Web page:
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Neuropathy patients more likely to receive high-cost, screening instead of more effective tests

Researchers at the University of Michigan analyzed the tremendous cost of diagnosing peripheral neuropathy and found that less expensive, more effective tests are less likely to be used.

Almost one-quarter of patients receiving neuropathy diagnoses undergo high-cost, low-yield MRIs while very few receive low-cost, high-yield glucose tolerance tests, according to the study that will be published Jan. 23 in the Archives of Internal Medicine.

The research was led by Brian Callaghan, M.D., assistant professor of neurology at the University of Michigan Medical School.

Patients diagnosed with peripheral neuropathy typically are given many tests but physicians are highly variable in their approach, says Callaghan.

"We spend a lot of money to work up a diagnosis of neuropathy. The question is whether that money is well spent," Callaghan says.

For patients with peripheral neuropathy, the nerves that carry information to and from the brain don't work property. This commonly leads to tingling or burning in arms or legs and loss of feeling and the symptoms can go from subtle to severe.

Diabetes is the most common cause of this type of nerve problem. Peripheral neuropathy is found in about 15 percent of those over age 40.

Researchers used the 1996-2007 Health and Retirement Study to identify individuals with a diagnosis of peripheral neuropathy. They focused on 15 relevant tests and examined the number and patterns of tests six months before and after the initial diagnosis.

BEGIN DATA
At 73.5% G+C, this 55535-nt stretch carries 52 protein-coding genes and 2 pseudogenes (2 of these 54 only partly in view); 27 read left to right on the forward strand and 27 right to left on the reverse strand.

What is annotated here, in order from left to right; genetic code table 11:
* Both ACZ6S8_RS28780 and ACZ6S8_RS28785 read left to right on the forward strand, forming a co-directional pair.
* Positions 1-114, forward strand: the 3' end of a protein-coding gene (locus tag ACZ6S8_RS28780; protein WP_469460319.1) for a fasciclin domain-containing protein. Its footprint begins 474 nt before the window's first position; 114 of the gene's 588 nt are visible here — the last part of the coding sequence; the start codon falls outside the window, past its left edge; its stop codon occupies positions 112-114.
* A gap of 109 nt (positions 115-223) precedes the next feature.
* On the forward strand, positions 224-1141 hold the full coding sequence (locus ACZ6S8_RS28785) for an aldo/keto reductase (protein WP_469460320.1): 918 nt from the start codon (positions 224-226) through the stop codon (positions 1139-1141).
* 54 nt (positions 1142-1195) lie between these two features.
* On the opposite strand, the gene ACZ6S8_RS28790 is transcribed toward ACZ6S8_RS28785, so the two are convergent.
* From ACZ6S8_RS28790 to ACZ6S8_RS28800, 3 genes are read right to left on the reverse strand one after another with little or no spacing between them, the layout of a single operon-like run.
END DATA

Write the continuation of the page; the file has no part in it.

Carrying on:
"Our findings, that MRIs were frequently ordered by physicians, but a lower-cost glucose tolerance test was rarely ordered, show that there is substantial opportunity to improve efficiency in the evaluation of peripheral neuropathy," Callaghan says.

"Currently no standard approach to the evaluation of peripheral neuropathy exists . We need more research to determine an optimal approach.

"We do a lot of tests that cost a lot of money, and there's no agreement on what we're doing."

The climbing rates of diabetes in the U.S. make this research even more important, says co-author Kenneth M. Langa, M.D., Ph.D., a professor of Internal Medicine at U-M, a Research Scientist at the VA Ann Arbor Healthcare System's Center for Clinical Management Research, and Research Professor at the Institute for Social Research.

"We know more and more people may develop peripheral neuropathy because it is commonly caused by diabetes. Our study suggests that the work-up currently used for neuropathy isn't standardized and tests that are less useful and more expensive may be used too often," says Langa. "We need a more efficient way to handle this increasingly common diagnosis."

Contact: Mary F. Masson
University of Michigan Health System

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